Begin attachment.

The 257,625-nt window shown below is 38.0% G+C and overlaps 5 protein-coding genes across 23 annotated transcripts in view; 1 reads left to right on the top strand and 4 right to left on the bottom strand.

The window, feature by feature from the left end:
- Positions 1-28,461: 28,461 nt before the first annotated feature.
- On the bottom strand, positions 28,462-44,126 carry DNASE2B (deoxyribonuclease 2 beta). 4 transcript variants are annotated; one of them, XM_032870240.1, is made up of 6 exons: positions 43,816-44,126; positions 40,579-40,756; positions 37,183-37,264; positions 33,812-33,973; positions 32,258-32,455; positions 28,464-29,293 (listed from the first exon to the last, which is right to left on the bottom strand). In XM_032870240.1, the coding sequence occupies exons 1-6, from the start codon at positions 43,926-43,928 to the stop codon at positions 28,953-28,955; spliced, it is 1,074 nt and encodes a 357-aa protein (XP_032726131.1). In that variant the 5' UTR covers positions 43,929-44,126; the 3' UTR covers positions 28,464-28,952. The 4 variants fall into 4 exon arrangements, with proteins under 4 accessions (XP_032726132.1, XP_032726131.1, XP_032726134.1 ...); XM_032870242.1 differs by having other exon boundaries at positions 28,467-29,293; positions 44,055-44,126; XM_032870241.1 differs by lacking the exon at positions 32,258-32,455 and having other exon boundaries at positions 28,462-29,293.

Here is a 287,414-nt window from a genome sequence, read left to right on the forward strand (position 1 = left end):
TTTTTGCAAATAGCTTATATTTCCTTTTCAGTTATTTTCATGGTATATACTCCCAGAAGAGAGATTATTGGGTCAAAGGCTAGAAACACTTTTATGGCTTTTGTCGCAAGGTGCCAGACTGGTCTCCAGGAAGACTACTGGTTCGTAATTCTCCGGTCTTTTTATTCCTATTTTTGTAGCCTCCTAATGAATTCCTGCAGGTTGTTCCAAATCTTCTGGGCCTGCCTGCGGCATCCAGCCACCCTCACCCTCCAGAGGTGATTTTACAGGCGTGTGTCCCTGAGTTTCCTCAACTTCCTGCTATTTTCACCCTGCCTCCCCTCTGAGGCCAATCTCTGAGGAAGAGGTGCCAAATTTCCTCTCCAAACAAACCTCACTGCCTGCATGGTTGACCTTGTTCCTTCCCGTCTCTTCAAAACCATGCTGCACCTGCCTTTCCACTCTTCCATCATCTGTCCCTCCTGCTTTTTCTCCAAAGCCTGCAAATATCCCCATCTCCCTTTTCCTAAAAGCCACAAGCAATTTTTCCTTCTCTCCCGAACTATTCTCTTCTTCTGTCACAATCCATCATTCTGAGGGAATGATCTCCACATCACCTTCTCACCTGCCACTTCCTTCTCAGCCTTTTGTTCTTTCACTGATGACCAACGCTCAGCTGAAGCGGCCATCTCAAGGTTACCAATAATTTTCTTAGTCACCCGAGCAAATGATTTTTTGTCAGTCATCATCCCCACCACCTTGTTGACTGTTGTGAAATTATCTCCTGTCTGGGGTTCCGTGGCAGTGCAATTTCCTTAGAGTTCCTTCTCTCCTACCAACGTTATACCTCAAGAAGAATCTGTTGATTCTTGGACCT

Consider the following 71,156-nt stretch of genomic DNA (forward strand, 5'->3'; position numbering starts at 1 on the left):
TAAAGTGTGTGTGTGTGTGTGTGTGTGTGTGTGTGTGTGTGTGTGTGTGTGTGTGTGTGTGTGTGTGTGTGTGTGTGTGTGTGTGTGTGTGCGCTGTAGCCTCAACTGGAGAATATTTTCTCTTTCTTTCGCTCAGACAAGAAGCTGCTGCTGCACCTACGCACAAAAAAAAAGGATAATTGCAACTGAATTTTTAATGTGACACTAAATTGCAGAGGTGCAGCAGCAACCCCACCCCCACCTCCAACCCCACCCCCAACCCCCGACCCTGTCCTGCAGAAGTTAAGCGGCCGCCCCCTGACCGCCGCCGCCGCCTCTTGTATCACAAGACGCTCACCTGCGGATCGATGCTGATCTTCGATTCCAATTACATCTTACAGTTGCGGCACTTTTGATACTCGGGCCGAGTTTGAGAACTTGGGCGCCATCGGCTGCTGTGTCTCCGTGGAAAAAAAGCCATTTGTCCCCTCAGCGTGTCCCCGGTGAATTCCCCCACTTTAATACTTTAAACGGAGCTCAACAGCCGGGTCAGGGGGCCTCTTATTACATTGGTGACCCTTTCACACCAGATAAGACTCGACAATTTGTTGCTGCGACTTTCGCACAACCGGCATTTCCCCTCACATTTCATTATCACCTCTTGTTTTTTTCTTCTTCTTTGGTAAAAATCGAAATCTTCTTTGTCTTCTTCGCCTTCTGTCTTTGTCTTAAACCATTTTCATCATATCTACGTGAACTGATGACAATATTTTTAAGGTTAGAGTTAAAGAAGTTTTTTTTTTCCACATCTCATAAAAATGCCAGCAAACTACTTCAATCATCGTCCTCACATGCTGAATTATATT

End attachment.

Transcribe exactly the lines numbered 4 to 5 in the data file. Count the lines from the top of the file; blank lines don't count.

- On the bottom strand, positions 28,462-44,126 carry DNASE2B (deoxyribonuclease 2 beta). 4 transcript variants are annotated; one of them, XM_032870240.1, is made up of 6 exons: positions 43,816-44,126; positions 40,579-40,756; positions 37,183-37,264; positions 33,812-33,973; positions 32,258-32,455; positions 28,464-29,293 (listed from the first exon to the last, which is right to left on the bottom strand). In XM_032870240.1, the coding sequence occupies exons 1-6, from the start codon at positions 43,926-43,928 to the stop codon at positions 28,953-28,955; spliced, it is 1,074 nt and encodes a 357-aa protein (XP_032726131.1). In that variant the 5' UTR covers positions 43,929-44,126; the 3' UTR covers positions 28,464-28,952. The 4 variants fall into 4 exon arrangements, with proteins under 4 accessions (XP_032726132.1, XP_032726131.1, XP_032726134.1 ...); XM_032870242.1 differs by having other exon boundaries at positions 28,467-29,293; positions 44,055-44,126; XM_032870241.1 differs by lacking the exon at positions 32,258-32,455 and having other exon boundaries at positions 28,462-29,293.

Here is a 287,414-nt window from a genome sequence, read left to right on the forward strand (position 1 = left end):